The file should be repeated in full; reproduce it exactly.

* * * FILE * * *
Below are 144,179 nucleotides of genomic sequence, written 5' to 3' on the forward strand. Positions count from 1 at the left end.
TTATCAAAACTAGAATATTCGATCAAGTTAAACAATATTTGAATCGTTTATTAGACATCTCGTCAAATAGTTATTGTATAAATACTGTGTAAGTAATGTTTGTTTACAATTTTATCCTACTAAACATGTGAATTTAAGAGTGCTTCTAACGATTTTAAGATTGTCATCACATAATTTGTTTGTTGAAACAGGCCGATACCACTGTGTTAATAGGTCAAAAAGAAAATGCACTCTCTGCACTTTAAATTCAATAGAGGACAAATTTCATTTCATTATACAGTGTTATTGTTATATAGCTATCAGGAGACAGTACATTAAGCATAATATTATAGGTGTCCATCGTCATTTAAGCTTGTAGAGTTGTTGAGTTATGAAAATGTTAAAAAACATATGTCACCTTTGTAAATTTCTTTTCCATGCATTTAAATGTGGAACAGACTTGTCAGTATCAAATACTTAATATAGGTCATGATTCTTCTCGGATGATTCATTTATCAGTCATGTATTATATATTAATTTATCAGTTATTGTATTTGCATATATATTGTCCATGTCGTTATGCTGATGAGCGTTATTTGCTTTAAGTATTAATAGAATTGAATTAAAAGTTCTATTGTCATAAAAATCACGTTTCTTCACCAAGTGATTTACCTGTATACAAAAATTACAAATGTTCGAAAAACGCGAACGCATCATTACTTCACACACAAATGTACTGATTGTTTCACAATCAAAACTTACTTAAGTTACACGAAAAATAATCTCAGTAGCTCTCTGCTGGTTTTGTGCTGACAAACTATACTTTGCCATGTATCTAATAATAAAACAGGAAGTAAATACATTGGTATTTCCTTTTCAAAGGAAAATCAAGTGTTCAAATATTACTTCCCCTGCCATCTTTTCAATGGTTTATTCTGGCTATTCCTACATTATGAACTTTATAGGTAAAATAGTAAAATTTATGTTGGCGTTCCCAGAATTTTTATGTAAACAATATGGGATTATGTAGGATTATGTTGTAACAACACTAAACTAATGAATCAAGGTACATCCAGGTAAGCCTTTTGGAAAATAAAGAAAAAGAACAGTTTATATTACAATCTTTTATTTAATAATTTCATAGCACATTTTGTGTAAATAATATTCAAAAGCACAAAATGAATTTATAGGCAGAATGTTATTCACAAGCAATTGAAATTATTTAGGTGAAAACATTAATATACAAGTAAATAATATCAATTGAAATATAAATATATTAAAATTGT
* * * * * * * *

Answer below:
Below are 144,179 nucleotides of genomic sequence, written 5' to 3' on the forward strand. Positions count from 1 at the left end.
TTATCAAAACTAGAATATTCGATCAAGTTAAACAATATTTGAATCGTTTATTAGACATCTCGTCAAATAGTTATTGTATAAATACTGTGTAAGTAATGTTTGTTTACAATTTTATCCTACTAAACATGTGAATTTAAGAGTGCTTCTAACGATTTTAAGATTGTCATCACATAATTTGTTTGTTGAAACAGGCCGATACCACTGTGTTAATAGGTCAAAAAGAAAATGCACTCTCTGCACTTTAAATTCAATAGAGGACAAATTTCATTTCATTATACAGTGTTATTGTTATATAGCTATCAGGAGACAGTACATTAAGCATAATATTATAGGTGTCCATCGTCATTTAAGCTTGTAGAGTTGTTGAGTTATGAAAATGTTAAAAAACATATGTCACCTTTGTAAATTTCTTTTCCATGCATTTAAATGTGGAACAGACTTGTCAGTATCAAATACTTAATATAGGTCATGATTCTTCTCGGATGATTCATTTATCAGTCATGTATTATATATTAATTTATCAGTTATTGTATTTGCATATATATTGTCCATGTCGTTATGCTGATGAGCGTTATTTGCTTTAAGTATTAATAGAATTGAATTAAAAGTTCTATTGTCATAAAAATCACGTTTCTTCACCAAGTGATTTACCTGTATACAAAAATTACAAATGTTCGAAAAACGCGAACGCATCATTACTTCACACACAAATGTACTGATTGTTTCACAATCAAAACTTACTTAAGTTACACGAAAAATAATCTCAGTAGCTCTCTGCTGGTTTTGTGCTGACAAACTATACTTTGCCATGTATCTAATAATAAAACAGGAAGTAAATACATTGGTATTTCCTTTTCAAAGGAAAATCAAGTGTTCAAATATTACTTCCCCTGCCATCTTTTCAATGGTTTATTCTGGCTATTCCTACATTATGAACTTTATAGGTAAAATAGTAAAATTTATGTTGGCGTTCCCAGAATTTTTATGTAAACAATATGGGATTATGTAGGATTATGTTGTAACAACACTAAACTAATGAATCAAGGTACATCCAGGTAAGCCTTTTGGAAAATAAAGAAAAAGAACAGTTTATATTACAATCTTTTATTTAATAATTTCATAGCACATTTTGTGTAAATAATATTCAAAAGCACAAAATGAATTTATAGGCAGAATGTTATTCACAAGCAATTGAAATTATTTAGGTGAAAACATTAATATACAAGTAAATAATATCAATTGAAATATAAATATATTAAAATTGT